Last updated: October 15. 2013 10:06PM - 3759 Views
By Natalie Netzel

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NEWBERRY — Mandy Lenore Smith was sentenced Monday to 50 years in prison by the Judge R. Knox McMahon in Laurens for the murder and desecration of human remains following a week-long trial in Newberry.

The jury deliberated for five hours, starting Friday and ending around 1 a.m. Oct. 12.

John Henry Mayers of Chapin was reported missing by his family on May 11, 2011. Smith and a friend, Timothy Carroll Wise, became persons of interest during the three-week search for Mayers and were questioned.

Smith, 35, fled the area between May 20 and May 25, 2011, and was tracked down by law enforcement at her mother’s house in the Greenville area. Wise voluntarily took Newberry County investigators to Mayers’ body on May 25, 2011, deep in the Sumter National Forest, close to the gravel turnaround at Judy B Road in the Whitmire area.

An autopsy revealed that Mayers died from two gunshot wounds to the chest. Wise told investigators that Mandy Smith was the shooter. Smith initially confessed to shooting Mayers, claiming she did so to protect herself, and corroborated that Wise was present during the shooting.

Sometime later Smith recanted her confession, claiming Wise committed the shooting and that she did not have any foreknowledge of Wise’s plan to kill Mayers.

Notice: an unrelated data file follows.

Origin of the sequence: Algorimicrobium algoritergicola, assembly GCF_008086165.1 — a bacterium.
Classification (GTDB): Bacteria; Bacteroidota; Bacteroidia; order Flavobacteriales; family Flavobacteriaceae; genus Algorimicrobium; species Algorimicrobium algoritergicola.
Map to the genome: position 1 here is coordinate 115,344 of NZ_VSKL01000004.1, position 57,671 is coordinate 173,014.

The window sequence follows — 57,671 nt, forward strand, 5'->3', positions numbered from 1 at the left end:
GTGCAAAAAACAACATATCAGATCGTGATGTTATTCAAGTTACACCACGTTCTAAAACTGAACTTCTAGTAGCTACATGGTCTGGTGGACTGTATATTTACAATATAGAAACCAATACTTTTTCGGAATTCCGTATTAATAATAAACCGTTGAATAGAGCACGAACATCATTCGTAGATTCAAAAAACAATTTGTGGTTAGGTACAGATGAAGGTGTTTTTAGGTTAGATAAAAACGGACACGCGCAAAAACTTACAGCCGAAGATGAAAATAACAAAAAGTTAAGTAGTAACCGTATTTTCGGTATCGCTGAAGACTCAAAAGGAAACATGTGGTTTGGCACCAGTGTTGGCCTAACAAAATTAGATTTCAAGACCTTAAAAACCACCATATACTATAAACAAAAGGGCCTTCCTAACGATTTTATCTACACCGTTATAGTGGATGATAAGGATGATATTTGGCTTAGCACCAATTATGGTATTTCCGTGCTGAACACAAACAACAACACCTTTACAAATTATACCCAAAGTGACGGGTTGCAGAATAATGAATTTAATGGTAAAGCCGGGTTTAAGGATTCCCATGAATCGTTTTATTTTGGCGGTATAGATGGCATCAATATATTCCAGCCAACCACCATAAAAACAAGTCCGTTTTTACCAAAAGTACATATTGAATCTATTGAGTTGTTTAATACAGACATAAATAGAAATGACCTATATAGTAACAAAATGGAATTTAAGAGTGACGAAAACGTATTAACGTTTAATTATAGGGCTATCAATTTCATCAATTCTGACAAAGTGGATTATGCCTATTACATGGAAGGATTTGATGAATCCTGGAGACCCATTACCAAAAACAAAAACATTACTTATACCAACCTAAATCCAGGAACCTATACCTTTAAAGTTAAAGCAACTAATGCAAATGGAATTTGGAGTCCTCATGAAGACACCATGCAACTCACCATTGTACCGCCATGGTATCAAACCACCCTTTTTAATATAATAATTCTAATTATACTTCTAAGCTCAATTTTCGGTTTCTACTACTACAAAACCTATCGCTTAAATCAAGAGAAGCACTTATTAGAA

Both Smith and Wise admitted going back to the scene of the crime on May 18, 2011, and removing the victim’s head, placing it in a five-gallon bucket, and throwing it into the Enoree River. Members of the Newberry County Water Rescue and Dive Squad recovered the dismembered remains from the river on May 26, 2011.

Eighth Circuit Solicitor David M. Stumbo and Deputy Solicitor Dale Scott argued the case for the state. The Newberry County Sheriff’s Office and Lexington County Sheriff’s Office handled the investigation.

“Sheriff (Lee) Foster’s guys conducted a phenomenal investigation, with particular credit going to Captain Robert Dennis, Major Wesley Boland, and investigators from down in Lexington County who worked in conjunction with Newberry to solve this murder,” Stumbo said. “It was a pleasure working as a team with this fine group of public servants to secure a conviction in such a horrific case. Hopefully we were able to obtain some measure of justice and closure for Mr. Mayers’ family.”

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